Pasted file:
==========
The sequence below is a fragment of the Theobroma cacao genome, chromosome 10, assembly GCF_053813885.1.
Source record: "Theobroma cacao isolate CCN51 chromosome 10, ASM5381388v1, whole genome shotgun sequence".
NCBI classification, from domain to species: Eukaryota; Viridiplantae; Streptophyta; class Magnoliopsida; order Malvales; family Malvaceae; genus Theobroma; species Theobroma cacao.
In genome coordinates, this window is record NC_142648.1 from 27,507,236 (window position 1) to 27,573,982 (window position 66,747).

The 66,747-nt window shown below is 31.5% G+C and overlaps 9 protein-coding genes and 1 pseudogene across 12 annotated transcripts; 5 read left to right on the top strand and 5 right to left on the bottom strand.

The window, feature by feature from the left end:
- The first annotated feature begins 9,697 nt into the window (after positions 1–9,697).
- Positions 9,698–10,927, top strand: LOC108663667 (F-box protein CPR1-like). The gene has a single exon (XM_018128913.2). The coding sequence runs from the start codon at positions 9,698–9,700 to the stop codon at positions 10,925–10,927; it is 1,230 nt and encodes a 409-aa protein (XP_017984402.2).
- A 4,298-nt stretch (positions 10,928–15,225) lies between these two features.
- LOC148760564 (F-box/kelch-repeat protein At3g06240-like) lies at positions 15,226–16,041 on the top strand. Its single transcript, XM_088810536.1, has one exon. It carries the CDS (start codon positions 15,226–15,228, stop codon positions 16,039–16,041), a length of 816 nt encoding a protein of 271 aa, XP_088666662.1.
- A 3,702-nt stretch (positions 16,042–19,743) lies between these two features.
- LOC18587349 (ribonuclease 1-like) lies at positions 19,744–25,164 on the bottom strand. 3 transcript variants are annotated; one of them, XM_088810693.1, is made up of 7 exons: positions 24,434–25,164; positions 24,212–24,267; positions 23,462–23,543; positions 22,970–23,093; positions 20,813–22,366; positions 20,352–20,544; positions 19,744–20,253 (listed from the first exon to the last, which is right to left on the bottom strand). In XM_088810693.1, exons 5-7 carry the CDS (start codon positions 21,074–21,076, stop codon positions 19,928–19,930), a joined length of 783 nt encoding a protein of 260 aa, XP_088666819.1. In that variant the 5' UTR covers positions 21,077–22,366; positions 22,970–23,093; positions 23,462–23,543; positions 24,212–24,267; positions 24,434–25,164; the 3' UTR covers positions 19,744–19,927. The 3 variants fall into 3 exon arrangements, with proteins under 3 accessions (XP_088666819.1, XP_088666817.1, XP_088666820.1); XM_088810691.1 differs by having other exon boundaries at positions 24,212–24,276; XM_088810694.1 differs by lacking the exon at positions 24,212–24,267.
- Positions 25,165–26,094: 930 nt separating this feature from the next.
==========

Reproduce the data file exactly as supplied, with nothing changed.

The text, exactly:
The sequence below is a fragment of the Theobroma cacao genome, chromosome 10, assembly GCF_053813885.1.
Source record: "Theobroma cacao isolate CCN51 chromosome 10, ASM5381388v1, whole genome shotgun sequence".
NCBI classification, from domain to species: Eukaryota; Viridiplantae; Streptophyta; class Magnoliopsida; order Malvales; family Malvaceae; genus Theobroma; species Theobroma cacao.
In genome coordinates, this window is record NC_142648.1 from 27,507,236 (window position 1) to 27,573,982 (window position 66,747).

The 66,747-nt window shown below is 31.5% G+C and overlaps 9 protein-coding genes and 1 pseudogene across 12 annotated transcripts; 5 read left to right on the top strand and 5 right to left on the bottom strand.

The window, feature by feature from the left end:
- The first annotated feature begins 9,697 nt into the window (after positions 1–9,697).
- Positions 9,698–10,927, top strand: LOC108663667 (F-box protein CPR1-like). The gene has a single exon (XM_018128913.2). The coding sequence runs from the start codon at positions 9,698–9,700 to the stop codon at positions 10,925–10,927; it is 1,230 nt and encodes a 409-aa protein (XP_017984402.2).
- A 4,298-nt stretch (positions 10,928–15,225) lies between these two features.
- LOC148760564 (F-box/kelch-repeat protein At3g06240-like) lies at positions 15,226–16,041 on the top strand. Its single transcript, XM_088810536.1, has one exon. It carries the CDS (start codon positions 15,226–15,228, stop codon positions 16,039–16,041), a length of 816 nt encoding a protein of 271 aa, XP_088666662.1.
- A 3,702-nt stretch (positions 16,042–19,743) lies between these two features.
- LOC18587349 (ribonuclease 1-like) lies at positions 19,744–25,164 on the bottom strand. 3 transcript variants are annotated; one of them, XM_088810693.1, is made up of 7 exons: positions 24,434–25,164; positions 24,212–24,267; positions 23,462–23,543; positions 22,970–23,093; positions 20,813–22,366; positions 20,352–20,544; positions 19,744–20,253 (listed from the first exon to the last, which is right to left on the bottom strand). In XM_088810693.1, exons 5-7 carry the CDS (start codon positions 21,074–21,076, stop codon positions 19,928–19,930), a joined length of 783 nt encoding a protein of 260 aa, XP_088666819.1. In that variant the 5' UTR covers positions 21,077–22,366; positions 22,970–23,093; positions 23,462–23,543; positions 24,212–24,267; positions 24,434–25,164; the 3' UTR covers positions 19,744–19,927. The 3 variants fall into 3 exon arrangements, with proteins under 3 accessions (XP_088666819.1, XP_088666817.1, XP_088666820.1); XM_088810691.1 differs by having other exon boundaries at positions 24,212–24,276; XM_088810694.1 differs by lacking the exon at positions 24,212–24,267.
- Positions 25,165–26,094: 930 nt separating this feature from the next.